I’m a married woman. There are certain things I will not sing about. I do try to codify it for those who ask. Some people are assigned to be attendants only to the house of God like nuns in a covenant. And nothing is wrong with that. That is the seal God has placed on their heart and life to serve the house of God. We absolutely need that. But, there are some of us, like my husband (James Rouse) and I who are assigned to be missionaries on the field in the music industry. And if you are a lawyer and you have clients with all kinds of backgrounds, your mission field is the legal profession. Doctors in the medical field. The same applies to musicians and artists.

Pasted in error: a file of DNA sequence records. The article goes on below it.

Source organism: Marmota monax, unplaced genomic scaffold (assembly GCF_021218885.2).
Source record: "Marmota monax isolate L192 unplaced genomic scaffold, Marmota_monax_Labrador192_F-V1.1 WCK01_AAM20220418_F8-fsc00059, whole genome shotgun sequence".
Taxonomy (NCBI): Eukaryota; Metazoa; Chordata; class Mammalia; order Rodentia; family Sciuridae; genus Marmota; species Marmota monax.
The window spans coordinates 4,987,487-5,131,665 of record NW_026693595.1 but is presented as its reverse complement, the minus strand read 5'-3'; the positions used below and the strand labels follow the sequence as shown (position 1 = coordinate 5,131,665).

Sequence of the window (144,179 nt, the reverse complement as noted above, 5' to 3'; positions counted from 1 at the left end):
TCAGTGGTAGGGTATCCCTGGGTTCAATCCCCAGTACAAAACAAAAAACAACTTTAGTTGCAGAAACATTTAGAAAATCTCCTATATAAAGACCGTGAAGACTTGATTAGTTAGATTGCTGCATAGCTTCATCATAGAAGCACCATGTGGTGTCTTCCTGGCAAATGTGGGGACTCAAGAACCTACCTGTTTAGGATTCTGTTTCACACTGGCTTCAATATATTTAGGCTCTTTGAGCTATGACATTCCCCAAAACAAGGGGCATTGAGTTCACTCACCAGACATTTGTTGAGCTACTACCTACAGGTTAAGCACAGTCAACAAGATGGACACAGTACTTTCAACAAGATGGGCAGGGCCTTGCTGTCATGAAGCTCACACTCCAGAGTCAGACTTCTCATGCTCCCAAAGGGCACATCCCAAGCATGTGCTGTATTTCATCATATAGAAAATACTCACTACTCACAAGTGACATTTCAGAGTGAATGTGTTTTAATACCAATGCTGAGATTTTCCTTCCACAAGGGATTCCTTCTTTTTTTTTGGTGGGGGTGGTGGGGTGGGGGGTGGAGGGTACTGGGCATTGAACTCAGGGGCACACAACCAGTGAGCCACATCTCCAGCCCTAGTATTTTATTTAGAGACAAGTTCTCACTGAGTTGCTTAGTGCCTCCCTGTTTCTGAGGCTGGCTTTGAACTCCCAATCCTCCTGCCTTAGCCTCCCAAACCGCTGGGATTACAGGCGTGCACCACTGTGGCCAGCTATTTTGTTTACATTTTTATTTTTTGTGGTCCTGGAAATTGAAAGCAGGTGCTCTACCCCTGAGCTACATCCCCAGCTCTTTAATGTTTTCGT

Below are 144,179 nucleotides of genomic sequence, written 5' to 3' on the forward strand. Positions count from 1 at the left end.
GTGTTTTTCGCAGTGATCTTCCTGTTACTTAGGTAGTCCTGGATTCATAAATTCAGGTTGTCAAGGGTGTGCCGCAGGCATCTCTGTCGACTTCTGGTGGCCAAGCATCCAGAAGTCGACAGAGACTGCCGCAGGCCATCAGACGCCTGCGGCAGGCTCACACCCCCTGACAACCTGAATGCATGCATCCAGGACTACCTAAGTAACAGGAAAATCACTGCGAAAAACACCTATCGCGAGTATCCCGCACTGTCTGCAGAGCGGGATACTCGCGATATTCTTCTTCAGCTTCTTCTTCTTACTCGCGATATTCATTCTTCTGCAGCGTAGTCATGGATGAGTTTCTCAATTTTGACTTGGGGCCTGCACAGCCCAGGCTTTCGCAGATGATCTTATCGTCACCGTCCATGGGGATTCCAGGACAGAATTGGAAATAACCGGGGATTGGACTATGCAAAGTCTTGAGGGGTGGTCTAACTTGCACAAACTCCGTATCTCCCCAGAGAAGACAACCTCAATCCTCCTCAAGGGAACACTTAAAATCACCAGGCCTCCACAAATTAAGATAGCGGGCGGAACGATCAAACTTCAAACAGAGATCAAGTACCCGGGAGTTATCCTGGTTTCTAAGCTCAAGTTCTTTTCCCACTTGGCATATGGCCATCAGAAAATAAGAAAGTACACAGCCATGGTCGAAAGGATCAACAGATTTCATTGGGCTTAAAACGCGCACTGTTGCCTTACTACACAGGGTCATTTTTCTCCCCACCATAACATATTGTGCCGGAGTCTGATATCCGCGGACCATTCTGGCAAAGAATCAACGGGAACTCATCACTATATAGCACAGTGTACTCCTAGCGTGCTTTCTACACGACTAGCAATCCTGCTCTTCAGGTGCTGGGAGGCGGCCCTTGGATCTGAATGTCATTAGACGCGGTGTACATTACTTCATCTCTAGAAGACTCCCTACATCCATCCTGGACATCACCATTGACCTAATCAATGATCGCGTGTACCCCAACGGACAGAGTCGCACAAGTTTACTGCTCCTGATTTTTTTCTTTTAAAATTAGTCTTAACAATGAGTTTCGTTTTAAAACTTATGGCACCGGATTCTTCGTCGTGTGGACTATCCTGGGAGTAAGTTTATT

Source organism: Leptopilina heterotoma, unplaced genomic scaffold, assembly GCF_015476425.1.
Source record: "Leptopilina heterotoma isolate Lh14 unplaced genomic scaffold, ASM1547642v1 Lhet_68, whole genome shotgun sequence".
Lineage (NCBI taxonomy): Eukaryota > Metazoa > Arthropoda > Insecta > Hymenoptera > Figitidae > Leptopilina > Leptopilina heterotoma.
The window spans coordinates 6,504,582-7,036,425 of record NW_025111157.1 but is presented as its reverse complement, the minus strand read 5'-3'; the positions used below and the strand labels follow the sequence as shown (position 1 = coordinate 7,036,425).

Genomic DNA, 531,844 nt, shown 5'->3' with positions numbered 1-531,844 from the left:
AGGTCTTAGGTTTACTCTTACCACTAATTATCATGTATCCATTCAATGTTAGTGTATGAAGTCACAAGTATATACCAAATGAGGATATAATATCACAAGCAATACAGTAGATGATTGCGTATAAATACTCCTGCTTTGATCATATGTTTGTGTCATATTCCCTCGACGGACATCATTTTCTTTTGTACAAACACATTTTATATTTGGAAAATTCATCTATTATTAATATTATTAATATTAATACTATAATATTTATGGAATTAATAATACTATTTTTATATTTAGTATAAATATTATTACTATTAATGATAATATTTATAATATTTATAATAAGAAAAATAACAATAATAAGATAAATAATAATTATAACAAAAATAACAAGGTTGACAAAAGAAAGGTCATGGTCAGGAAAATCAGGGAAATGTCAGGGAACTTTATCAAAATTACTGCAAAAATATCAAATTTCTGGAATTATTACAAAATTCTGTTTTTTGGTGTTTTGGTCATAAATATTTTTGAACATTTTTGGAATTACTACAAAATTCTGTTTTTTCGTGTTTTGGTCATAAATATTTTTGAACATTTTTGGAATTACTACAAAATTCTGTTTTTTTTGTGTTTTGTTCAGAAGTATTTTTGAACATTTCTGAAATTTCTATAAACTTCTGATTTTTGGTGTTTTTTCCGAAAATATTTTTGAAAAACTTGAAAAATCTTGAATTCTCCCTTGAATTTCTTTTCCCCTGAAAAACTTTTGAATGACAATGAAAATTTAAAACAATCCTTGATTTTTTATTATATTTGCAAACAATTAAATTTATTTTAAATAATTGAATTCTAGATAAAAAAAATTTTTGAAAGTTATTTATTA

God has equipped me to handle the assignment. I have been in the club where a joint is being passed around, a stinkin’ blunt and they pass it right over me. “Hey Charisa, you want a puff?” My response: “No thanks.” Their retort: “Are you sure?” My response: “Yes, I’m good thanks boo boo!” I’ve also been in environments when audience members will compliment my artistry and want to buy me a drink. They will say, “Girl, that was amazing…can I buy you a drink?” My response: “Pineapple Juice!” I don’t drink. By God’s grace, in these situations, I’ve been equipped to handle it. As a mature believer in God, the Holy Spirit helps me to discern what to do and what not to do.

We are screaming at the darkness and not lighting the candle! I choose to light a candle and watch the darkness flee!